It is possible that the expanded format, offering both one more game and the chance to play a lesser side, might ‘loosen things up’ a little, but for me, this chart says one thing above all others: back a player at a price. The average odds of a Golden Boot winner and/or joint-winner has been a whopping 57.5/1 across those twelve players.
[Incidentally, the NQ in the odds column means ‘not quoted’. In other words, bigger than the biggest odds in the bookmaker pre-tournament odds chart – so probably 200/1+]
With the extra match here, it may be more pertinent to look at the World Cup than the Euro data, perversely. It is more likely that the top scorer will net five or six times than three or four, and that your player will need to have struck twice or more during the group stage.
Pretty interesting is that the average number of goals that the teams of winners and ties (green rows) scored in their high scoring matches was 3.33. That means you’ll need to be backing a player from a team you fancy can cut loose in at least one of their matches.
And, in the expanded format competitions, i.e. the World Cups, all winning players got to at least the quarter-finals, which means their team played at least five games.
So, we’re looking for a player at a price, whose team is capable of whacking a side and who can get to at least the quarter-finals.
The weakest group, according to the betting at least, is Group F, which comprises Portugal, Austria, Hungary and Iceland. Portugal don’t score enough goals as I’ve alluded to already, which means Austria could be interesting.
Marc Janko is a unit, and his goal scoring record for both club and country has been very good (seven in qualifying and 16 in 17 games in the Swiss League, for whatever that’s worth). Austria are capable of cutting one or both of Hungary and Iceland open, and can top this group, perhaps on goal difference if they draw with Portugal.
A last 16 tie most likely with one of Belgium or Italy is a worry, but Janko is 50/1.
France are a side who figure to go deep and score goals. They may struggle to get past a defensive-minded Romania in the opening match of the tournament, but should find Albania and Switzerland more accommodating in the goals conceded department.
They will then face one of the third placed teams – assuming they top their section – which is another opportunity to ratchet up the goal tally. This has not been lost on bookmakers, who have Antoine Griezmann as their third favourite.
But Griezmann’s scoring record at international level – 7 in 27 – is unspectacular. And so too is that of his co-striker, Olivier Giroud, who has 17 in 49. Giroud is 14/1 having been 20/1, and he might be more appealing if failing to find the net against what I expect to be a stubborn Romanian side in match one.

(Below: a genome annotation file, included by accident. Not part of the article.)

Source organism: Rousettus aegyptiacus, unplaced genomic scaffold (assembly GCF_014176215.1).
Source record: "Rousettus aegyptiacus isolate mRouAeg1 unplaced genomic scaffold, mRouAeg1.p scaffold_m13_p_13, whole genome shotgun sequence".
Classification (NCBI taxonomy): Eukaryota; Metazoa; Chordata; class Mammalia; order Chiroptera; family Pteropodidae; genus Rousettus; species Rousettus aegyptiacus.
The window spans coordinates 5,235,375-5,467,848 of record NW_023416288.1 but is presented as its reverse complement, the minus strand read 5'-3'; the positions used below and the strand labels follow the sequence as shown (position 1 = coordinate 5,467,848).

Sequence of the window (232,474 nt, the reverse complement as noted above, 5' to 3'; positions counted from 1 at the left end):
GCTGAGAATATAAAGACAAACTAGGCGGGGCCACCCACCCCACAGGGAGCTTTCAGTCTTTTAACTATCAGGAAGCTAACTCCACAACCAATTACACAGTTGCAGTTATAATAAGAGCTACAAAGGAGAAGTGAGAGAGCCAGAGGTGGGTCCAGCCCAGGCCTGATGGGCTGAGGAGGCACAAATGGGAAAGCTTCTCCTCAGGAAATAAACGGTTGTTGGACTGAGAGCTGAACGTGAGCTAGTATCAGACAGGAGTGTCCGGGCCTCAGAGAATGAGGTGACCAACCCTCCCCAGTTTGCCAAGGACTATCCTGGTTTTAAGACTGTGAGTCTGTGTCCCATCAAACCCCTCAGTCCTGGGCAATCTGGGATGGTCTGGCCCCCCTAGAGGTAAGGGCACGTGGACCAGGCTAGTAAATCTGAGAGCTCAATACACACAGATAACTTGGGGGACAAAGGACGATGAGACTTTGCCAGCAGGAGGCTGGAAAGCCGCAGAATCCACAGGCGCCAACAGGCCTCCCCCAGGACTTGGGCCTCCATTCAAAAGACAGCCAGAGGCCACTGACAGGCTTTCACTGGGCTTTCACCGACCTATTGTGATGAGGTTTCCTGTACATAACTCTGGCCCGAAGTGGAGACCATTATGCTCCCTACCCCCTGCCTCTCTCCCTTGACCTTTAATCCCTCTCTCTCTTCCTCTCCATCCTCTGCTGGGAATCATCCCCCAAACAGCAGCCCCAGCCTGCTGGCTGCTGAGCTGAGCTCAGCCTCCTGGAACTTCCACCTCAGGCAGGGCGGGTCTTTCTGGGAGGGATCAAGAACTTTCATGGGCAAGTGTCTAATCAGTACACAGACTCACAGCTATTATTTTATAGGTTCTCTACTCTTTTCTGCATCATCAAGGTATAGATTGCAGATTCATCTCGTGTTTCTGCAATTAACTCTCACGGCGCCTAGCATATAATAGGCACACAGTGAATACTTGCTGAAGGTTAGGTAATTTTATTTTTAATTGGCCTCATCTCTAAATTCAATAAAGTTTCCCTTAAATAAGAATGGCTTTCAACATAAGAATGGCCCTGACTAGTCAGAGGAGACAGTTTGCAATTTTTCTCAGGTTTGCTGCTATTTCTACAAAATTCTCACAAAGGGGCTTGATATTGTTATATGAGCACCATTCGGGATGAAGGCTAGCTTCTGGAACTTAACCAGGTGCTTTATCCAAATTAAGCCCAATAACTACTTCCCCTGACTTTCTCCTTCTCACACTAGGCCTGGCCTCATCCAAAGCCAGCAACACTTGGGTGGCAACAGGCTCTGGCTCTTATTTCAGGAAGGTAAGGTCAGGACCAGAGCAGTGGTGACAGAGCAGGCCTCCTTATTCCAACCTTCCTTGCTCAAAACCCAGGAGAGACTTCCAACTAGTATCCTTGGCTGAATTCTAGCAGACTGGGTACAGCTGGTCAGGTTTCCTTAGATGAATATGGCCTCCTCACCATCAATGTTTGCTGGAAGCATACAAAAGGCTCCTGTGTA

Here in Blighty we know all about Dimitri Payet, and he could be the surprise man in a team where goals ought to flow. He’s the main free kick taker and could take penalties as well. With Les Bleus playing up to Giroud, and with speed on both flanks, Payet will also get open play chances from cut backs to the edge of the area. 66/1 is moderately appealing for a team who should go far.
The likes of Tommy Muller and Robert Lewandowski and Harry Kane all have credible cases to be made for them; but all are priced accordingly. History has shown that going ‘Hail Mary’ in this market can reap a dividend.
Although Group D includes Spain, it also has the Czech Republic and Turkey, which could mean goals for the Croatians. There is a problem in identifying a standout scorer in their side, but this is the country that gave us Davor Suker and Mario Mandzukic in their short existence as an international footballing nation, so they have a fine pedigree in producing Golden Booters.
A fast start will be vital for Croats when they come up against Turkey in Paris on Sunday, and the man doing much of their recent scoring has been Ivan Perisic. He notched six times in qualifying from his wide position, against five different opponents, in nine games.
Two goals at the last World Cup, when the unlucky red-and-whites were stitched up against Brazil and failed to exit the group stage, show that Perisic is capable at the big tournaments, so odds of 100/1 (150/1 win only with bwin.com) appeal.
As well as backing this trio in the top scorer outright market, they are worth a tiny trixie to be their nations’ top scorers, at 15/8 (Janko), 14/1 (Payet), and 5/1 (Perisic) with Paddy.
You can get 9/4 Janko and 11/2 Perisic for a cheeky 20/1 double with Coral.
This is a market every bit as wide open as 9/1 the field suggests, and it could pay to go ‘off road’ a little with players from sides expecting to score freely. The above trio are sporting wagers who could be hero or zero material, so stakes should be placed accordingly!
Euro 2016 Top Scorer Selections:
Marc Janko 50/1 1/4 1-2-3-4 general
Dimitri Payet 66/1 1/4 1-2-3-4 Coral (bet £20, get £5 free bet each time he scores – first bet on the market only)
Ivan Perisic 100/1 1/4 1-2-3-4 Boyle (bet £25, get £5 for every match in which he scores)
There are plenty of other special offers for the Top Scorer market, so do take a look at the link below, which features some of the best.
p.s. who do you fancy, and why? Leave a comment below and let us know 🙂